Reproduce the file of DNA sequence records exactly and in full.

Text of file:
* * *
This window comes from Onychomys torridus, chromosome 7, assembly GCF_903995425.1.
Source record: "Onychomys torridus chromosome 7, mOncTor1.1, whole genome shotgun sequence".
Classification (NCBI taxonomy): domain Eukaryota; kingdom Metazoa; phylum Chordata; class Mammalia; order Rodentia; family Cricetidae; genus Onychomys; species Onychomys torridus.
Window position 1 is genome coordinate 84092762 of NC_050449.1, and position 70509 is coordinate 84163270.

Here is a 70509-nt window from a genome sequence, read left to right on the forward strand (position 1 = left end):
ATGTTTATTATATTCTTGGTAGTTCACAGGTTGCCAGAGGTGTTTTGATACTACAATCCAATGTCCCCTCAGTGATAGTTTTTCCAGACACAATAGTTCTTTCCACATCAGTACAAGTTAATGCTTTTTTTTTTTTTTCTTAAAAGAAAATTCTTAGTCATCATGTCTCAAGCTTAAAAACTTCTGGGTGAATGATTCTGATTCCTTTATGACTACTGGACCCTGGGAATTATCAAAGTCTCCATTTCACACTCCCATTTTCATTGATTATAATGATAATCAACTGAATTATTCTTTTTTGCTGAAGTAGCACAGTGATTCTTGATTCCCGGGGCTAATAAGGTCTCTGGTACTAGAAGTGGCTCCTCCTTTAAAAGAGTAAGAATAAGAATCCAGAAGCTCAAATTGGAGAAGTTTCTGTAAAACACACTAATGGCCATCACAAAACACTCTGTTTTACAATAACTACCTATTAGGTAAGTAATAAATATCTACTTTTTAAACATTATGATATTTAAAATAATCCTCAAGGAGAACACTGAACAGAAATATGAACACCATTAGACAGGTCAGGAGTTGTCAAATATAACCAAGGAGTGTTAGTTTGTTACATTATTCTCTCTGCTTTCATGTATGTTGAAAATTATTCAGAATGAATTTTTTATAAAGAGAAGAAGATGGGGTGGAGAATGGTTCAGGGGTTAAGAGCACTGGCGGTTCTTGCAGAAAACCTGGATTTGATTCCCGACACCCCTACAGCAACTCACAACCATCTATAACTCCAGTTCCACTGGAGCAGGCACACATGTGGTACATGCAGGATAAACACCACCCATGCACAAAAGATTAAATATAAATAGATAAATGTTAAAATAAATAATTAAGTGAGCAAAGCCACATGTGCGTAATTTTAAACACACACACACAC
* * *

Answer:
This window comes from Onychomys torridus, chromosome 7, assembly GCF_903995425.1.
Source record: "Onychomys torridus chromosome 7, mOncTor1.1, whole genome shotgun sequence".
Classification (NCBI taxonomy): domain Eukaryota; kingdom Metazoa; phylum Chordata; class Mammalia; order Rodentia; family Cricetidae; genus Onychomys; species Onychomys torridus.
Window position 1 is genome coordinate 84092762 of NC_050449.1, and position 70509 is coordinate 84163270.

Here is a 70509-nt window from a genome sequence, read left to right on the forward strand (position 1 = left end):
ATGTTTATTATATTCTTGGTAGTTCACAGGTTGCCAGAGGTGTTTTGATACTACAATCCAATGTCCCCTCAGTGATAGTTTTTCCAGACACAATAGTTCTTTCCACATCAGTACAAGTTAATGCTTTTTTTTTTTTTTCTTAAAAGAAAATTCTTAGTCATCATGTCTCAAGCTTAAAAACTTCTGGGTGAATGATTCTGATTCCTTTATGACTACTGGACCCTGGGAATTATCAAAGTCTCCATTTCACACTCCCATTTTCATTGATTATAATGATAATCAACTGAATTATTCTTTTTTGCTGAAGTAGCACAGTGATTCTTGATTCCCGGGGCTAATAAGGTCTCTGGTACTAGAAGTGGCTCCTCCTTTAAAAGAGTAAGAATAAGAATCCAGAAGCTCAAATTGGAGAAGTTTCTGTAAAACACACTAATGGCCATCACAAAACACTCTGTTTTACAATAACTACCTATTAGGTAAGTAATAAATATCTACTTTTTAAACATTATGATATTTAAAATAATCCTCAAGGAGAACACTGAACAGAAATATGAACACCATTAGACAGGTCAGGAGTTGTCAAATATAACCAAGGAGTGTTAGTTTGTTACATTATTCTCTCTGCTTTCATGTATGTTGAAAATTATTCAGAATGAATTTTTTATAAAGAGAAGAAGATGGGGTGGAGAATGGTTCAGGGGTTAAGAGCACTGGCGGTTCTTGCAGAAAACCTGGATTTGATTCCCGACACCCCTACAGCAACTCACAACCATCTATAACTCCAGTTCCACTGGAGCAGGCACACATGTGGTACATGCAGGATAAACACCACCCATGCACAAAAGATTAAATATAAATAGATAAATGTTAAAATAAATAATTAAGTGAGCAAAGCCACATGTGCGTAATTTTAAACACACACACACAC